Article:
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Politics Trump Declassification Rationale 'Idiotic,' 'Chaos Inducing': Ex-FBI Agent

00:41  14 august  2022
00:41  14 august  2022 Source:   newsweek.com

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Former FBI special agent and attorney Asha Rangappa rejected former President Donald Trump's contention that the documents sought by the FBI at his Florida home were "declassified," describing the defense as "idiotic" and "dumb" on Friday.

Former FBI special agent Asha Rangappa argued that former President Donald Trump argument that he had declassified the documents at Mar-a-Lago is © Scott Olson/Getty Images Former FBI special agent Asha Rangappa argued that former President Donald Trump argument that he had declassified the documents at Mar-a-Lago is "dumb." Above, Trump speaks to supporters during a rally on August 5 in Waukesha, Wisconsin.

Days after the FBI on Monday carried out its search warrant at Trump's Mar-a-Lago resort residence looking for top secret and other classified materials, the office of the former president told Just the News in a statement that Trump had a "standing order" to declassify sensitive information so he could transport it to his Florida home.

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"He had a standing order that documents removed from the Oval Office and taken into the residence were deemed to be declassified," the statement said. "The power to classify and declassify documents rests solely with the President of the United States. The idea that some paper-pushing bureaucrat, with classification authority delegated BY THE PRESIDENT, needs to approve of declassification is absurd."

Prior to that statement, the ex-president made a related claim on his social media platform Truth Social. "Number one, it was all declassified. Number two, they didn't need to 'seize' anything. They could have had it anytime they wanted without playing politics and breaking into Mar-a-Lago," he wrote in a Friday post.

Rangappa, who is an editor at Just Security, posted a lengthy thread Friday evening explaining how the declassification process works, and said that Trump's statements were not logical or accurate.

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"Whatever POTUS' 'powers' might be to declassify docs, there are good policy and practical reasons for them to follow a process, and for that process to be documented and reflected on the document markings themselves," the legal analyst wrote.

The former FBI agent said that not having a process would be "dangerous and bad for security." She also said it would be "chaos inducing, result in confusion and inefficiency and distortions in our intelligence collection, foreign policy, and defense efforts."

"It's also dumb. OK, so Trump telepathically declassifies hundreds of docs on his way out. Then guess what? Biden can telepathically reclassify them immediately, too. See how stupid this gets? Markings would mean nothing. No one would know how to store things. It's idiotic," Rangappa wrote.

Presidents do have wide latitude to declassify information, although that power ends when their term concludes. As Rangappa said, there are also specific federal regulations outlining a process for declassifying information. Despite Trump's claims, it's not clear if any such process was followed.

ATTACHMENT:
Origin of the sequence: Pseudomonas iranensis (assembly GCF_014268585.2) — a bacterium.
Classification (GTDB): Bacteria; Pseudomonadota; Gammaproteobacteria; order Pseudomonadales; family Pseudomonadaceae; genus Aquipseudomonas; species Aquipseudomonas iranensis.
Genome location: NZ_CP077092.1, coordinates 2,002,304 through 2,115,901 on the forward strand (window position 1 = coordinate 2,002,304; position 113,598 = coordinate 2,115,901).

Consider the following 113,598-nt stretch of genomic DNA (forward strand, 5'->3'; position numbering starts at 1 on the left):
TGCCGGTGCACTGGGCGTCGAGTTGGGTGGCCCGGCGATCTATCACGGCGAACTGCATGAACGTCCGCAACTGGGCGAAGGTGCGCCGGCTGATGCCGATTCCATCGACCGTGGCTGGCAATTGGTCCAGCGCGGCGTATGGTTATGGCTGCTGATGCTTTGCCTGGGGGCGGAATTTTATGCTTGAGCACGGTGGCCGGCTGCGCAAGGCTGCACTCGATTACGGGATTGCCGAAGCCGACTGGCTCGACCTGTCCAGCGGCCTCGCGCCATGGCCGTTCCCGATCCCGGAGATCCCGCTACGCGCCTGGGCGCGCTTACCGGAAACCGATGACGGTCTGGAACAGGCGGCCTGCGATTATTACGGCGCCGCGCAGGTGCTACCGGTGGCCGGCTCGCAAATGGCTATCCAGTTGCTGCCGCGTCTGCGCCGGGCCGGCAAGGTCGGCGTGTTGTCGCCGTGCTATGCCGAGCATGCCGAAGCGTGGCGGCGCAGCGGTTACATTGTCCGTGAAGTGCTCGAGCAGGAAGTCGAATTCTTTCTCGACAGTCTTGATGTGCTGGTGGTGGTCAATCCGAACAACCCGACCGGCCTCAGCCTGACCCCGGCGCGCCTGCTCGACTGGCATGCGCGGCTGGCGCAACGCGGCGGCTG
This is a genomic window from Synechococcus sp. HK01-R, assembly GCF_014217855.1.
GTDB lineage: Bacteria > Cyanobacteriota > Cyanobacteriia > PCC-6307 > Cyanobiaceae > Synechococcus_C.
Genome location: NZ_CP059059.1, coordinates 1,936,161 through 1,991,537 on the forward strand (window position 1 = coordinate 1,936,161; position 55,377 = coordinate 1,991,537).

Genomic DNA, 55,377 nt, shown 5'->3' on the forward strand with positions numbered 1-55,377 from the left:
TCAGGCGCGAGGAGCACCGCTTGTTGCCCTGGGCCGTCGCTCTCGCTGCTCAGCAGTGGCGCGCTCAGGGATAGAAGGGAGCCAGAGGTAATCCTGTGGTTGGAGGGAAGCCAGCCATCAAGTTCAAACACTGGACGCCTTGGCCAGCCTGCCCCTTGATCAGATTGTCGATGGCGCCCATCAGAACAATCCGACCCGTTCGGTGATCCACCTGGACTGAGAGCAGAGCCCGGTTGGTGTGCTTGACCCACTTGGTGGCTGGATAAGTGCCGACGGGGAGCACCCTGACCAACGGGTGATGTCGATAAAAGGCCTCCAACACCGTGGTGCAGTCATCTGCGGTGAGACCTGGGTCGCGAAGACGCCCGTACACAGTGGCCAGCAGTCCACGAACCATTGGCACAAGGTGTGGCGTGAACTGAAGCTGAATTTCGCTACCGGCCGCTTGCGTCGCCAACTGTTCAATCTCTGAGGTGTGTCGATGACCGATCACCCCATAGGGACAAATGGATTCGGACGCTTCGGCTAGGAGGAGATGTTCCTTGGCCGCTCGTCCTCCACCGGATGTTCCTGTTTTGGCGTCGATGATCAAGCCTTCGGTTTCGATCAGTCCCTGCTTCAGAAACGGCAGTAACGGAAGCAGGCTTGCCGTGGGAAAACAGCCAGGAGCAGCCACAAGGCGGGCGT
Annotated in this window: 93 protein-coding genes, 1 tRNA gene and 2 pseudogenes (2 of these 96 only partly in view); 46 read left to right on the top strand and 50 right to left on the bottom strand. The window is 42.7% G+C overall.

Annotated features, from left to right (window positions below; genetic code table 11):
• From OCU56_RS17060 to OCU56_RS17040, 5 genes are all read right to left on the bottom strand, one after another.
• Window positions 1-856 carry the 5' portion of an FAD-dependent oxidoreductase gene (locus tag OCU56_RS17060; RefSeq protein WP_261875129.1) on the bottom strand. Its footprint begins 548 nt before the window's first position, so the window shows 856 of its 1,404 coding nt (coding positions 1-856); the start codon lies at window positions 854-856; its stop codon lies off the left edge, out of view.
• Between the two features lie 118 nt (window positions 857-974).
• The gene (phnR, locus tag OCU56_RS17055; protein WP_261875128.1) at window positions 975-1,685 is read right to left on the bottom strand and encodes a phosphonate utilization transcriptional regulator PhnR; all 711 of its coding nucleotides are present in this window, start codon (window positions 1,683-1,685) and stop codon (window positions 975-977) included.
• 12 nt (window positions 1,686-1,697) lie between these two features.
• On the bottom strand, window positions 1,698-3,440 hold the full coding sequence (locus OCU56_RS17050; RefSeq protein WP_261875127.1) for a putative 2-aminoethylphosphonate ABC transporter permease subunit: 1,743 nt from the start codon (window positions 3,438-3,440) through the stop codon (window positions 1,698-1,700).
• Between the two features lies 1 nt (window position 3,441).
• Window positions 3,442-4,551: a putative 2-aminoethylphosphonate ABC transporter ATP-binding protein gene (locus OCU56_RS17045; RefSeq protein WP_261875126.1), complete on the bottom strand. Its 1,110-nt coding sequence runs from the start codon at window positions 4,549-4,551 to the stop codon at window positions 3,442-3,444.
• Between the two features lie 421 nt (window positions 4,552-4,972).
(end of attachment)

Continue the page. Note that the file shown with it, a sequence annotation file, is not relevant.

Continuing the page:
Former U.S. attorney Barbara McQuade in a Saturday appearance on MSNBC said that Trump's defense that the documents were "declassified" would not be successful.

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"This defense will fail because the three laws that they selected to put on the search warrant don't require that the documents be classified," McQuade said. "I think this is going to be the incredible shape-shifting defense; we've already seen several iterations of this from first denying that he had them and then accusing the FBI of planting certain evidence and now it's the classification."

The warrant for the FBI raid was unsealed on Friday. It cited potential violations of federal laws 18 USC 2071—Concealment, removal or mutilation, 18 USC 793—Gathering, transmitting or losing defense information, and 18 USC 1519—Destruction, alteration or falsification of records in Federal investigations. Notably, 18 USC 793 is part of the Espionage Act, which legal experts had suggested over the past couple days Trump could allegedly have violated.

In their search, federal agents reportedly seized top secret (TS) and sensitive compartmentalized information (SCI), according to The Wall Street Journal. Four sets of top-secret documents, three sets of secret documents, and three sets of confidential documents were collected, as well as additional materials.

Trump has repeatedly denied any wrongdoing, describing the FBI action as part of a "scam" and a "witch hunt."

"Like all of the other Hoaxes and Scams that they've used to try and silence the voice of a vast majority of the American People, I have TRUTH on my side, and when you have TRUTH, you will ultimately be victorious!" he wrote Saturday on Truth Social.

Newsweek reached out to Trump's press office for comment.

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Trump displayed a novel approach to making sensitive documents public .
Yes, the president can declassify documents. But there is a process.This is relevant again after the FBI's Aug. 8 search of Trump's Mar-a-Lago estate in Palm Beach County, Florida. In a statement on his Truth Social platform, Trump insisted the documents seized by FBI agents were “all declassified.” And the documents were “in secured storage, with an additional lock put on as per their request,” Trump said about his team's previous interactions with federal authorities over documents.

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